Former Seattle Mariners CEO Kevin Mather suggesting his team manipulated the service time of prospect Jarred Kelenic confirmed what the MLBPA long believed. Clubs intentionally exploit the service time of young players to delay arbitration and free agent eligibility. Even projected stars fall victim to this practice. “Because there was no chance you were going to see these young players at T-Mobile Park. We weren’t going to put them on the 40-man roster. We weren’t going to start the service time clock.” – Kevin Mather Mather’s revelation will undoubtedly have ramifications during CBA negotiations between MLB and the MLBPA later this year. The relationship between both parties was already acrimonious. Mather’s unprovoked admission to an unethical practice only worsens matters, assuming that’s possible. So what about Kelenic? Should the Mariners avoid further negative publicity by promoting him to their Opening Day roster? That depends on the answer to one question. Is he ready? To be honest, I have no idea whether Kelenic is ready for the majors. Nobody outside the Mariners does. Several national media members have advocated his readiness, while passionate fans have taken to Twitter doing the same. Still, most of these folks haven’t seen Kelenic play in a regular season game nor could they pick him out of a lineup. Instead of engaging in hyperbole about Kelenic’s current plight or connecting it to the Mariners’ 20-year absence from the postseason, let’s try something else. Have a rationale conversation based on recent history, available facts, and objective opinions. Maybe then, we can arrive at a conclusion regarding the sixth overall pick of the 2018 draft. History Lesson Although Mather’s comment about the service time of his former team’s minor leaguers was egregious, the MLB readiness of those players is debatable. That wasn’t the case with two prominent players, who seemingly had their service time manipulated in the last six years. In 2015, the Cubs started Kris Bryant in the minors after he led all of professional baseball (including MLB) with 43 home runs and a 192 wRC+ the year prior. Chicago promoted Bryant twelve days later guaranteeing an additional year of service from the 2015 NL Rookie of the Year. Bryant later filed a grievance against the Cubs over the perceived service time manipulation, but lost in judgement. Weighted Runs Created Plus (wRC+) quantities how a hitter’s total offensive value compares with the league average after adjusting for park effects. Every point above 100 represents a percentage point above average. League-average is always 100. The Blue Jays executed a similar maneuver with Vladimir Guerrero Jr., who had the highest AVG, SLG, and wRC+ among minor leaguers with 400-plus plate appearances in 2018. Despite his success, Toronto opted to leave Guerrero in the minors at the beginning of 2019 before recalling him a month into the season. The tactic assured another season of club control for the Jays. There are other instances of seemingly unethical service time decisions. However, the Bryant and Guerrero sagas are two of the most glaring examples of why players are fighting mad with ownership. Mather’s comments simply raised the temperature in an already simmering pressure cooker. Production Let’s review Kelenic’s offensive numbers from his last season in 2019. The left-handed hitter played with three teams – Class-A West Virginia, High-A Modesto, and Class-AA Arkansas. The following illustrates his combined production and its ranking against 686 players from all levels with 500-plus plate appearances. Also included, Kelenic’s standing among the 107 individuals under age-21. Overall, Kelenic’s numbers look great, particularly against youthful peers. After joining Arkansas on August 11, he slashed .253/.315/.542 with six home runs. Furthermore, his .857 OPS was higher than the output of other top Seattle prospects when the Wisconsinite was their teammate. Specifically, major leaguers Kyle Lewis (.526) and Evan White (.789), plus catcher Cal Raleigh (.761). Kelenic’s 133 wRC+ with Arkansas ranked fourth on the team for the season behind leader Jake Fraley (156). Fraley left the Travelers to play with Class-AAA Tacoma and then the Mariners in 2019. His situation is why minor-league stats don’t have much relevance to me. Despite the success in MiLB, Fraley has yet to establish himself in the majors. The 25-year-old has a .152/.200/.227 slash-line with a 16 wRC+ in 70 MLB plate appearances in 2019-20. To be fair, an injury derailed his first year shortly after he debuted and opportunities have been rare ever since. It’s also worth pointing out Lewis was slumping before his September call-up in 2019. He then took Seattle by storm with six home runs in 18 games. Honestly, the most relevant number to me is Kelenic’s playing time, which is very limited above Class-A level. His stint with Arkansas totaled 21 games with 83 plate appearances. Few players from this generation have reached the majors with less MiLB experience and at similar young age. Experience With this in mind, let’s contrast Kelenic’s MiLB career to other players recently debuting at an early age. How many spent more time in the minors than what the Waukesha West High School product currently has? The following illustrates all MiLB games played and at AAA/AA by 14 hitters debuting by their age-20 season since 2010. Two caveats; they had to play 40-plus games during their debut campaign and produce at least a 0.0 bWAR. We’ve sorted our list by games played at AAA/AA. Kelenic is included to aid with our comparison. As you can see, our list is teeming with recognizable names. Only two players – Bryce Harper and Juan Soto – debuted with less than 200 MiLB games. It’s worth noting both began with the Nationals and have been successes ever since. Harper won 2012 NL Rookie of the Year. Meanwhile, Soto has been so electric Mike Petriello of MLB.com recently drew a comparison between the 22-year-old and Hall of Famer Ted Williams. Based on Kelenic’s inexperience in the minors, it’s understandable why Mariners GM Jerry Dipoto insists his team hasn’t delayed his star prospect’s march to the majors. That doesn’t mean there wasn’t any monkey business going on behind the scenes. However, there’s a plausible explanation, based on precedent, as to why Kelenic has yet to join the big-league team. Evaluations Okay, we’ve compared Kelenic’s stats to peers and his MiLB experience to major leaguers debuting at a young age. Let’s now consider how four national outlets recently evaluated his future. The following are only snippets from their write-ups. All ranked Kelenic fifth or better on their top-100 list. He probably would have debuted in 2020 had there been a full minor-league season, and I expect he’ll be up by the middle of 2021. I know it pains Mets fans to read this, but I think Kelenic is going to be a superstar. – Keith Law, The Athletic I expect him to come up in 2021 and be an immediate impact player. – Eric Longenhagen, FanGraphs Kelenic has an all-star potential and his major league debut is on the horizon in 2021. – Bill Mitchell, Baseball America Kelenic performed well in a 21-game Double-A sample in 2019. He first stood out on the national stage after his sophomore year in high school, so he has a long track record of standout offensive performances that gives scouts some certainty that it will continue. – Kiley McDaniel, ESPN Obviously, these are subjective anecdotes. That’s how readers likely view them. My takeaway is all four assessors agree that Kelenic projects to debut in MLB this year. However, none states he’s ready to begin the season with the Mariners. Then again, they may avoid such language when discussing prospects. On the subject of evaluations, Prospect Insider’s Jason A. Churchill is in the process of publishing his annual top Mariners prospect reports. Numbers 1-3 release on February 26-28. Spoiler alert: Kelenic’s name has yet to appear. You can click on Jason’s name to find previously published reports, including his most recent offering – number-3 prospect Emerson Hancock. Editor’s note: Kelenic’s report by Churchill has since published and can be found here. Well? Does Kelenic need more seasoning in the minors or should the Mariners play him on Opening Day? Even after our discussion, I still don’t know the answer. His production was excellent, but not the best in MiLB as was the case with Bryant and Guerrero. Moreover, both of those players spent time at AAA – Kelenic has not. I don’t see how anyone could rationally determine whether Kelenic should be on the Opening Day roster without personally evaluating him. For this reason, I’ll continue placing my faith in the assessments of Dipoto and his staff. I realize many of you won’t agree and that’s fine. However, Dipoto has been extremely transparent about baseball operations since his arrival in late 2015. More so than any GM in MLB and perhaps all major sports. Besides, he didn’t hesitate to recall top prospects Lewis and Justin Dunn in September 2019. Why? He and his staff deemed both ready to test the waters in the majors. Sure, Mather’s buffoonery gives us pause regarding the way the Mariners run their business and the organization’s culture. Still, we should separate the two issues at hand. Whether Kelenic is actually ready in the eyes of professional evaluators has nothing to do with Mather telling fans his former team was conspiring to manipulate the service time of its best prospects. As for the latter issue, Mather has resigned. Now, Mariners Chairman and Managing Partner John Stanton has the daunting task of repairing the serious damage done to his franchise’s reputation by his former CEO. I don’t envy Mr. Stanton. Regarding player personnel decisions, Stanton remains comfortable with Dipoto making the call on when to promote prospects – so do I. The sixth-year GM reinvigorated a farm system once considered the worst in MLB. Now, the Mariners’ system is both deep and full of top-100 prospects. They seem to have a handle on developing minor leaguers. Besides, I have no idea when Jarred Kelenic – or any prospect – deserves a promotion to the majors. And neither do you. My Oh My… [tipjarwp id=”2″]Go!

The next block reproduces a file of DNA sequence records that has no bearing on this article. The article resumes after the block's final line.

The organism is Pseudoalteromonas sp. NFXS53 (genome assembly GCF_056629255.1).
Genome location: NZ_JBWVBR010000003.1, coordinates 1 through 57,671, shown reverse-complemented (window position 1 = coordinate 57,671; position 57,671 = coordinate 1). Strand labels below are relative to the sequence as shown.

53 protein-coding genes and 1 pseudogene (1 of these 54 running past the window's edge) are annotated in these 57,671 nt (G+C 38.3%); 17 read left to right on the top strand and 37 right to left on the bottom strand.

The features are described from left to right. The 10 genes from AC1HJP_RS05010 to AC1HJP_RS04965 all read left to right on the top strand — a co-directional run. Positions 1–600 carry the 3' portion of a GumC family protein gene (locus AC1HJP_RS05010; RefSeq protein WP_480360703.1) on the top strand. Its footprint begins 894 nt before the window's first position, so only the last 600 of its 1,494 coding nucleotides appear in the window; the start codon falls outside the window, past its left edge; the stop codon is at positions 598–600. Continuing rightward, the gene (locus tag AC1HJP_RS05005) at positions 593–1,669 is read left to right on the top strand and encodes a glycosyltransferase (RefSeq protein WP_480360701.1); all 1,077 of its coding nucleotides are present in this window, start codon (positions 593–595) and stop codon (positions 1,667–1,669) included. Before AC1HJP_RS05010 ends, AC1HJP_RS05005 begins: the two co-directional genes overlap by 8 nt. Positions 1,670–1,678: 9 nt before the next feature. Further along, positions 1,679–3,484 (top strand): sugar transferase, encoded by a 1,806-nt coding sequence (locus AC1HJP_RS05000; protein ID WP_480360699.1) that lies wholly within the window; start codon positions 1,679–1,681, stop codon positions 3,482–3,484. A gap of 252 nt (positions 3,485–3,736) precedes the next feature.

Bob Melvin Oakland Athletics